Poems by Wendy Priesnitz: The House Where I Grew Up

The House Where I Grew Up by Wendy Priesnitz

 

These poems were published in 1999 in a book entitled The House Where I Grew Up, which is currently out of print.

 

 

The House Where I Grew Up

The house where I grew up has changed
It’s smaller
The rough stucco covered by smooth metal boards
My friend’s yard is smaller too
the house next door neater
and the elm tree gone

It’s now the kind of street where
when you park there
they look out between lace curtains
wondering if they should call the police
about the car idling in front of their house.

I’m a stranger on the street
where a pig-tailed five-year-old walked to school
with a handkerchief pinned to her red sweater
where a 16-year-old boyfriend arrived embarrassingly on his bicycle
where lace and perfume hid the sticky evidence of love

I want to call to the faces behind the curtains
that I belong here,
wasn’t trespassing as I walked
in their overgrown alley,
poked through the wood fence boards
looking for my mother’s sweet peas.

The gypsy woman’s house on the corner
looks harmless now
but I can taste the fear
that still makes me speed my pace as I walk by
past the house where the girl lived who we shunned
after her red-spotted dress betrayed our womanhood

A frantic dream,
a comic book
where I didn’t belong,
couldn’t stay long,
as my walk
turned into a run
my memory on fire
for the last block
realizing
I haven’t gone anywhere.

 

The Mother Web

Playing Solitaire
on a dusty morning in Romania,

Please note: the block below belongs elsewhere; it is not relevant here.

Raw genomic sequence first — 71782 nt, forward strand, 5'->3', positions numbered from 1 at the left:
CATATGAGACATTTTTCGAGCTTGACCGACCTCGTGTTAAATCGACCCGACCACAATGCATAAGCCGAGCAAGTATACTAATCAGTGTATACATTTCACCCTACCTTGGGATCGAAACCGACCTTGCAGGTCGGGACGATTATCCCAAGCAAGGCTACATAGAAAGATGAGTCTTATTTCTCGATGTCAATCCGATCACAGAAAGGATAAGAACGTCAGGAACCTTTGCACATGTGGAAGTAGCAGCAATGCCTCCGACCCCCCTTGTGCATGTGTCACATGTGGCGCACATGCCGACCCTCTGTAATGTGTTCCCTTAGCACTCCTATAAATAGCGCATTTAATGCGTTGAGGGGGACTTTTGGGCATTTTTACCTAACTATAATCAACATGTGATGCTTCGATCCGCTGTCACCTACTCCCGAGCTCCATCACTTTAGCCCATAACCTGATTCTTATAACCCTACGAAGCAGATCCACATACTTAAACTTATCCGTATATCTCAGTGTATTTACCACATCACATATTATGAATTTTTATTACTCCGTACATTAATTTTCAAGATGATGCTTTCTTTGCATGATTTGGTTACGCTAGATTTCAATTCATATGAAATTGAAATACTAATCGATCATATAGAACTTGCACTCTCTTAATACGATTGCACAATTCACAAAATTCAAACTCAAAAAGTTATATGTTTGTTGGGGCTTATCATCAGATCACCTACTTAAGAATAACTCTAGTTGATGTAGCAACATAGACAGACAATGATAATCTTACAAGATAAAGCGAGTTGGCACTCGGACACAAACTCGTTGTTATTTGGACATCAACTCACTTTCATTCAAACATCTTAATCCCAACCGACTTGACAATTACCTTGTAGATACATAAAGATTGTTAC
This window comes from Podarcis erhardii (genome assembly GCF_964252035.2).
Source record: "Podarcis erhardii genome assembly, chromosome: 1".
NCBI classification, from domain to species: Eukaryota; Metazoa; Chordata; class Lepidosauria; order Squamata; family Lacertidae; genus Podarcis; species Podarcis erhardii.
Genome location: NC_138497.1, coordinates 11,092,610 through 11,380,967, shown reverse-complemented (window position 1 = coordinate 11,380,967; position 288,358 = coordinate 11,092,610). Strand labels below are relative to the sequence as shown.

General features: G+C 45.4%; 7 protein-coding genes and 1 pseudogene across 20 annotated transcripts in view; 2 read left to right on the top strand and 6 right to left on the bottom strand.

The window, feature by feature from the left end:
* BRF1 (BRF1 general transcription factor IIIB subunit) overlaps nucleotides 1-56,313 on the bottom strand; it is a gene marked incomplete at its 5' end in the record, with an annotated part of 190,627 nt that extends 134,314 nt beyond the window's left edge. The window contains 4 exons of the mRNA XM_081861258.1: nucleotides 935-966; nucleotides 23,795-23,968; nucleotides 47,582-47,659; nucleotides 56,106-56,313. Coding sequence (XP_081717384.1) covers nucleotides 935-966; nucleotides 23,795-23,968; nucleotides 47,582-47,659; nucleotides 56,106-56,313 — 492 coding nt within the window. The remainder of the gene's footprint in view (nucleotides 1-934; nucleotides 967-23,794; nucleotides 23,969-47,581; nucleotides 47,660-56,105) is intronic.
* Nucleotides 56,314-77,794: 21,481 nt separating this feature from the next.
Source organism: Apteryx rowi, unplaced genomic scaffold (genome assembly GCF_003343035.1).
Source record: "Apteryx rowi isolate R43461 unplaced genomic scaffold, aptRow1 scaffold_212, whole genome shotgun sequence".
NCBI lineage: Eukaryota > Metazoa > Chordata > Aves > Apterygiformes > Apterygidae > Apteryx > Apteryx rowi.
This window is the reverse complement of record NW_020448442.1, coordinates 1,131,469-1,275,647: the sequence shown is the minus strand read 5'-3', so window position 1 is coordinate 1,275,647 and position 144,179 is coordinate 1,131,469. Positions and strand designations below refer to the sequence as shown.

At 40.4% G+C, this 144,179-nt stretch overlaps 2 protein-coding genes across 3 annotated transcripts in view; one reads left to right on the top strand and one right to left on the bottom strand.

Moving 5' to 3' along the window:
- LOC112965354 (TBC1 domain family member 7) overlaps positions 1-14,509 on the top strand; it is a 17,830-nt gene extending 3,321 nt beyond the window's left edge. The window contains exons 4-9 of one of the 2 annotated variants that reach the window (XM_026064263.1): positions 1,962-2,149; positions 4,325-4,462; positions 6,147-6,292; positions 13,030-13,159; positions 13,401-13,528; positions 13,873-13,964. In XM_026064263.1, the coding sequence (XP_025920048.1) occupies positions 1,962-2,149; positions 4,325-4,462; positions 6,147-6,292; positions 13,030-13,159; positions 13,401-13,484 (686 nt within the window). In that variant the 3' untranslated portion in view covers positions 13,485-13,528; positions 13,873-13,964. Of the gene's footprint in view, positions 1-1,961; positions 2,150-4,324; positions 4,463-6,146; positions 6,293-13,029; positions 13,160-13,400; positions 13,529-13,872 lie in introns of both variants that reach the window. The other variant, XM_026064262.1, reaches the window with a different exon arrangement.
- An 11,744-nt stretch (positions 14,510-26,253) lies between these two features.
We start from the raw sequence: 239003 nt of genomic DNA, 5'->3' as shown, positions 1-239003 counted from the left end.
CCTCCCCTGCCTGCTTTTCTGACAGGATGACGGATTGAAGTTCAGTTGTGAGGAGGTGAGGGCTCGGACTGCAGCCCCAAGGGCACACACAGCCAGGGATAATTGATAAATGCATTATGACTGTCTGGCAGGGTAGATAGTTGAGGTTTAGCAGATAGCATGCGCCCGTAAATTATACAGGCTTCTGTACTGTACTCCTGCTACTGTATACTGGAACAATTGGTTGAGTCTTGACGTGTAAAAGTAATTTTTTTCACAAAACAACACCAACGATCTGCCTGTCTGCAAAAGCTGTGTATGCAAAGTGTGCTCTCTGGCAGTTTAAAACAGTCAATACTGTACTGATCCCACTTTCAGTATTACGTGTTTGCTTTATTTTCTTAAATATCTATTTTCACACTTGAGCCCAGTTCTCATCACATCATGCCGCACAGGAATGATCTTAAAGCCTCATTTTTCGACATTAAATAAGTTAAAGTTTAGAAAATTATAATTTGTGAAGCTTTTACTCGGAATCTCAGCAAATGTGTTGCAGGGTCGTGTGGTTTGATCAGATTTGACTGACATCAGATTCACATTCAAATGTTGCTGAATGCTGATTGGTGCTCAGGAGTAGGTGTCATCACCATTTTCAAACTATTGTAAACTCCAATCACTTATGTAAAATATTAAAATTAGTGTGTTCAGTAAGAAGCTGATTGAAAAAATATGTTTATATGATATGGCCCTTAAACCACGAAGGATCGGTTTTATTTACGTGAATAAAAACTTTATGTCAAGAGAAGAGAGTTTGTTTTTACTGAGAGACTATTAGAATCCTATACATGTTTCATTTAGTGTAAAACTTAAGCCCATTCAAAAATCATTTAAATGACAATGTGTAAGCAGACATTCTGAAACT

winning because I played it so much
as an only child,
the silence echoing me
sounding like my mother.
Even here, I must fight off
the grasping fingers of heredity,
the legacy of trivialities
as dusty as the jars
of grayish green peas
in the Cernavoda shops.
It’s easier here to reject
her need for a good daughter
as if it were a job description
that came with being born…
easier to learn from your gift
of seeing over the rooftops.

 

A Little Poem For Heidi

It’s comforting to know
that half way across the world
your teakettle energy
still boils over like a pot that’s too full,
that you’re still laughing
with the desperate glee
of a gardener with too many zucchini.

 

The Color of Nourishment

I’ve set out
a bunch of dried hot peppers
and a bowl of apples
hoping the color of nourishment
will heal the emptiness I feel
in this foreign kitchen.
Mugs of tea to keep warm
and to help me remember
who I am and why I’ve come
so far away from home.
Sewing a shirt I don’t really need
and writing letters to my daughters
knowing they’ll be too busy to read them.
Knitting the days together
so they move along faster
towards Spring.

 

Rude Awakening

phone rang
snow stopped
so have the words
fantasy over
business calls
people re-appear
the world awakens at noon

you’ll stay buried under
the snowy sheets of my imagination
a memory too shy to appear.

 

No Time

I’m trying to crowd
as much as possible
Into the second half of my life.
Piling up sweet sounds,
strong words,
pungent smells,
layer upon layer of sensation.

I have no time.

You tell me there’s all the time
in the universe…
millennium left after I die

But I need to write
one last poem
to describe the short yellow hairs
on your belly
and the damp red leaves
that cover the dying vines
in my back garden.

copyright © Wendy Priesnitz 2015

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